The first time I went to the Tacoma Northwest Detention Center was in 2007. I remember heavy doors buzzing open to reveal a fluorescent-lit visitation room where tired faces lined up behind thick Plexiglas.
Put simply, it’s not a pleasant place to visit. I was there for work, reporting a story about immigrants being held in the facility.
But some people go there voluntarily.
“We ask people to visit for one hour, two times a month,” says Pat Gunn who helped start up a program to visit those housed in the detention center last year through an a organization called The Northwest Detention Center Roundtable, “It’s really to acknowledge that you are a human being, that you exist and that there is someone on the outside that cares about you.”
The Northwest Detention Center (also known as the NWDC) is a low-slung building surrounded by long spirals of razor wire set in the Tideflats below downtown Tacoma. It opened ten years ago and has since grown to a capacity of 1,575 beds while also spurring a network of community groups and nonprofits that provide services to detainees that range from book drives to legal support and monthly vigils.
The people who make up the facility’s rotating population are undocumented immigrants who were caught by authorities, or legal immigrants who have committed certain crimes that mean they may now be deported. Some are also asylum seekers — people seeking refuge from persecution and violence in their home countries.
However they got there, “they really are alone,” says Gunn, who currently works with twenty-six volunteers who regularly visit detainees from around the world including Ghana, the Marshall Islands and Bangladesh.
She says visits can focus on detainees’ “hopes and dreams,” English lessons or general chitchat — anything that helps address what she calls “the isolation of detention.”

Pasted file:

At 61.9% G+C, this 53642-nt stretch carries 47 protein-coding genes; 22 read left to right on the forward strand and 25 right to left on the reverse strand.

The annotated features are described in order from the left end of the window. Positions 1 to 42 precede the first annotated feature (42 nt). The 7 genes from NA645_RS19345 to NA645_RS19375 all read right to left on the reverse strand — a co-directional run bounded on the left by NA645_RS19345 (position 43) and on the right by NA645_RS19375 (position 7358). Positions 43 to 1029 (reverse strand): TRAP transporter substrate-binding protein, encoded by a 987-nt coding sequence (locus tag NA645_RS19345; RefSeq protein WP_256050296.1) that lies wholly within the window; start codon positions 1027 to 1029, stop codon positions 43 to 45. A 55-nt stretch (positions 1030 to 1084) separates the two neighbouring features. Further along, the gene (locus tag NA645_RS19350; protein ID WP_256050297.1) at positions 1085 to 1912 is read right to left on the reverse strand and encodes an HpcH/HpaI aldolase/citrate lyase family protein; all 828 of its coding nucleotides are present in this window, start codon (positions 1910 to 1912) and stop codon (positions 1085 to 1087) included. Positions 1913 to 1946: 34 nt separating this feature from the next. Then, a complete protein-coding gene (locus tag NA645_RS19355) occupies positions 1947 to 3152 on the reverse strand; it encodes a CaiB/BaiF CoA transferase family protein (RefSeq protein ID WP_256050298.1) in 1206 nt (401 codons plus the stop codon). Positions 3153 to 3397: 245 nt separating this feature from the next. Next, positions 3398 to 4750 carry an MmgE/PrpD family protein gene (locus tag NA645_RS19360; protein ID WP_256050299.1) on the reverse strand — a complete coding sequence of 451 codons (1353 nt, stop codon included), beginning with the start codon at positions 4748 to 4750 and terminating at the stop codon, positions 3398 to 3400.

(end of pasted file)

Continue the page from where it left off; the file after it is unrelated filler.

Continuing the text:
But the need for assistance extends beyond the walls of the NWDC, say activists. Detainees who win their cases often find themselves released with no resources and far from home (the facility holds people arrested as far away as Alaska). Others may be released from detention with their cases still pending but must stay in the Tacoma area while awaiting a final ruling.
“I think we were the first family [that] housed someone officially,” says Susan, who got started by providing temporary housing for a woman from Honduras who eventually won her asylum case, but had nowhere to live while awaiting the verdict.
That was three years ago. Since then she and her family (she is married with a teenage daughter) have housed others from Honduras, as well as Guatemala and Ghana. At one point she had five asylum seekers in her home at once.
Susan says she prefers not to share her last name for fear it might compromise her ability to provide what she calls “sanctuary” for the asylum seekers she and her family help board.
“There is a need for more resources,” she says, adding that some released from the Northwest Detention Center end up in local homeless shelters, which can be problematic for people with language barriers or who have recently experienced trauma.
“Once detainees are released, it is then their responsibility to go out into the community and provide for themselves,” says Andrew Muñoz, Public Affairs Officer for U.S. Immigration and Customs Enforcement (ICE) via email, though he adds that ICE helps provide released detainees with contact info for organizations that offer “transition assistance.”
Despite her frustration with what she calls a “patch work” system, Susan is quick to share stories of fishing trips and holidays made more meaningful by her international guests, and jokes easily about keeping “extra toothbrushes and shampoo on hand.”
But her commitment is deeper than cultural exchange. She and her husband met while working on human rights issues in Central America and Susan says her time traveling — and often at the mercy of strangers — makes her want to help those alone and far from home.
“If any of us were in a similar situation,” she says, “We would hope that someone would reach out to us.”
And when she puts it that way, it’s hard not agree.